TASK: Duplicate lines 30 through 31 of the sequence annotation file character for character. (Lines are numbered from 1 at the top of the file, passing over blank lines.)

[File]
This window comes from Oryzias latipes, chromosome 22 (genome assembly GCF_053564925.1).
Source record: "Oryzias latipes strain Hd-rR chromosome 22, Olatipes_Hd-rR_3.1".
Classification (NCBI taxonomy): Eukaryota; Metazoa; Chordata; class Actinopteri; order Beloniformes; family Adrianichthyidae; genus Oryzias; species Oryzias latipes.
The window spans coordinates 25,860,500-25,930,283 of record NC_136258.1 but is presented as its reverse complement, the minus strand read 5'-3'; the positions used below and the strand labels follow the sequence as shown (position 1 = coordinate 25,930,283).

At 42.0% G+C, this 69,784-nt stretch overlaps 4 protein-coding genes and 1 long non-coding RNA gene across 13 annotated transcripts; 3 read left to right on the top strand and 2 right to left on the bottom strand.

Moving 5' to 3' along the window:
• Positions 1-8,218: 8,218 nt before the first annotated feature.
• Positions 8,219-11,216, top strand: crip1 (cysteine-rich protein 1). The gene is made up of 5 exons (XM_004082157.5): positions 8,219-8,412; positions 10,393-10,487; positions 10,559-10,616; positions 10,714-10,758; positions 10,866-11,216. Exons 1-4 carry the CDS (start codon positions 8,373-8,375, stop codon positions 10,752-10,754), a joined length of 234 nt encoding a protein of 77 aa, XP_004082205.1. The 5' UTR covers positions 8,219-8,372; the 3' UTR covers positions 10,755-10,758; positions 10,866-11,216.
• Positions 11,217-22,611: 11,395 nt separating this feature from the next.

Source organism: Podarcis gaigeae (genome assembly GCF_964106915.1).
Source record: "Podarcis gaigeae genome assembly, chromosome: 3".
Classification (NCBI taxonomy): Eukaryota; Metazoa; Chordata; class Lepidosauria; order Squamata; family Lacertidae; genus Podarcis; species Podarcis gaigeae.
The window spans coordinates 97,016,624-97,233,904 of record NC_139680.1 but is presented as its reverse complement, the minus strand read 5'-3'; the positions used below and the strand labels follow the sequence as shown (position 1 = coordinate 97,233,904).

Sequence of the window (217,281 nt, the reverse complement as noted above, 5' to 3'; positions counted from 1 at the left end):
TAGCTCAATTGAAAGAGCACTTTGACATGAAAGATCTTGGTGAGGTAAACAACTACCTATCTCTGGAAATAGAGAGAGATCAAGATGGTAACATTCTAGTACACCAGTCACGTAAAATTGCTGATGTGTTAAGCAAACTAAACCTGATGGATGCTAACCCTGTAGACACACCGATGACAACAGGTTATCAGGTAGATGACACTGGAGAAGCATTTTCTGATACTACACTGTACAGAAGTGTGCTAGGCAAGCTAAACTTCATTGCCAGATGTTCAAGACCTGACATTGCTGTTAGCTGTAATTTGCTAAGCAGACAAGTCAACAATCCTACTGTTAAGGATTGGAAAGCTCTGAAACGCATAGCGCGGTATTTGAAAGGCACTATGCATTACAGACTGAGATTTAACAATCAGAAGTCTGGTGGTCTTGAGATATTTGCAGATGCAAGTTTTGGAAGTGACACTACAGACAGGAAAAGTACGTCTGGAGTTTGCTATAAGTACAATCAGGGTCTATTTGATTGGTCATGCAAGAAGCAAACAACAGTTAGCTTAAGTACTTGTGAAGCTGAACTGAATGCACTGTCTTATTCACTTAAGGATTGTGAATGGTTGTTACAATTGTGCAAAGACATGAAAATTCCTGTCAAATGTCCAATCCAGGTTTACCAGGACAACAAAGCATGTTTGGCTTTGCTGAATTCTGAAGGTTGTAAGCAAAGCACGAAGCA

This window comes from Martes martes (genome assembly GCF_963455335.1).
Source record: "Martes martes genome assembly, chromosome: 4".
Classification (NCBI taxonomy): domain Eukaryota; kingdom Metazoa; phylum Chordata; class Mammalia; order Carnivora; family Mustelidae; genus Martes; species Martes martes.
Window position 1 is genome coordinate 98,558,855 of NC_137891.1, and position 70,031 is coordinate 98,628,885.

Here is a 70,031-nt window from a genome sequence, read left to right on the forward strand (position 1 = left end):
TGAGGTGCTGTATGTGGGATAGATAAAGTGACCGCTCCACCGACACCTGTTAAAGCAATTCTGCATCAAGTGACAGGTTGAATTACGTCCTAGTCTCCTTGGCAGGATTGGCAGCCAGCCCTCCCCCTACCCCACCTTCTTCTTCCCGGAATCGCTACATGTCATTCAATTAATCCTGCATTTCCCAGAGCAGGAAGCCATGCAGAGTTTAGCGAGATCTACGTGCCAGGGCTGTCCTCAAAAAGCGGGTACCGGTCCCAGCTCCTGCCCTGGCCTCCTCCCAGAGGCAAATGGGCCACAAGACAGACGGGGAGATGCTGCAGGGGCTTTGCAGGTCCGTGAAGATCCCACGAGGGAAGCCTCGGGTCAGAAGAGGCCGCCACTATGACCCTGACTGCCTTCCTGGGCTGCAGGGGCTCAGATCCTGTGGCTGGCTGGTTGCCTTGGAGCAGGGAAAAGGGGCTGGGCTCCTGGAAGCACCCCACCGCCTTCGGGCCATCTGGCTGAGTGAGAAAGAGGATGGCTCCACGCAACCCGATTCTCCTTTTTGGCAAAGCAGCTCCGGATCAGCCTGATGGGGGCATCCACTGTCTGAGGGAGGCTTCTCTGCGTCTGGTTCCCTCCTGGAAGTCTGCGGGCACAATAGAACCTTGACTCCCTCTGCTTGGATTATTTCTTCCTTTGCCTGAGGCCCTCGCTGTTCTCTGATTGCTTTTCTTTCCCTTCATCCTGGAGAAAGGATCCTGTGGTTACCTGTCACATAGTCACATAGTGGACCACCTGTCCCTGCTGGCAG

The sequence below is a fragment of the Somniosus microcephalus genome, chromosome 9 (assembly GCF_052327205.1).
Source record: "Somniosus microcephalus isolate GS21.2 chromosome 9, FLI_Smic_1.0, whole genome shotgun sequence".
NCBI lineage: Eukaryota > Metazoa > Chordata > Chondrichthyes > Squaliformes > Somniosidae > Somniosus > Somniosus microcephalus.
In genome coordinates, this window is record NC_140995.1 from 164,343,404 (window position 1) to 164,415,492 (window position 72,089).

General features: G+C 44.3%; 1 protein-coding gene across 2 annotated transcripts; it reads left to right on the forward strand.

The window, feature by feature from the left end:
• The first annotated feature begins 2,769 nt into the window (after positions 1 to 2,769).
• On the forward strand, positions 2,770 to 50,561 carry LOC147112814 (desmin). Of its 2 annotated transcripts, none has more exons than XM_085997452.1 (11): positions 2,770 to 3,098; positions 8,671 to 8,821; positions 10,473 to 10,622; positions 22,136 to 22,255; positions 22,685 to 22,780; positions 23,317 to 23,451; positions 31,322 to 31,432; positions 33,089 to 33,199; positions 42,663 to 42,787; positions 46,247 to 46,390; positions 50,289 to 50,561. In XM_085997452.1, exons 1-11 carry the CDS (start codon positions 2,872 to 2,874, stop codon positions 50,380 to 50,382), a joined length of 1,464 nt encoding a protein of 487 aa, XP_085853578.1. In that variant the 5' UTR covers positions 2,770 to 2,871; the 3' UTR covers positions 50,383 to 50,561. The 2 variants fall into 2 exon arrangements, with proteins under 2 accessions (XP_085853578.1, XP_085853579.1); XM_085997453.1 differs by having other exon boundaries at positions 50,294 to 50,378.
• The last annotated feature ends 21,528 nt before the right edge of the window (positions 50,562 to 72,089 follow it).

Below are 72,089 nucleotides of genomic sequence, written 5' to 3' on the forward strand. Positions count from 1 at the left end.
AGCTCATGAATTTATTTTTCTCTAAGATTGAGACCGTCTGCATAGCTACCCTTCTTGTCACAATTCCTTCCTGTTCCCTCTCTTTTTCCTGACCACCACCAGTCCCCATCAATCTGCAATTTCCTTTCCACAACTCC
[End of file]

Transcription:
• The last annotated feature ends 21,528 nt before the right edge of the window (positions 50,562 to 72,089 follow it).

Below are 72,089 nucleotides of genomic sequence, written 5' to 3' on the forward strand. Positions count from 1 at the left end.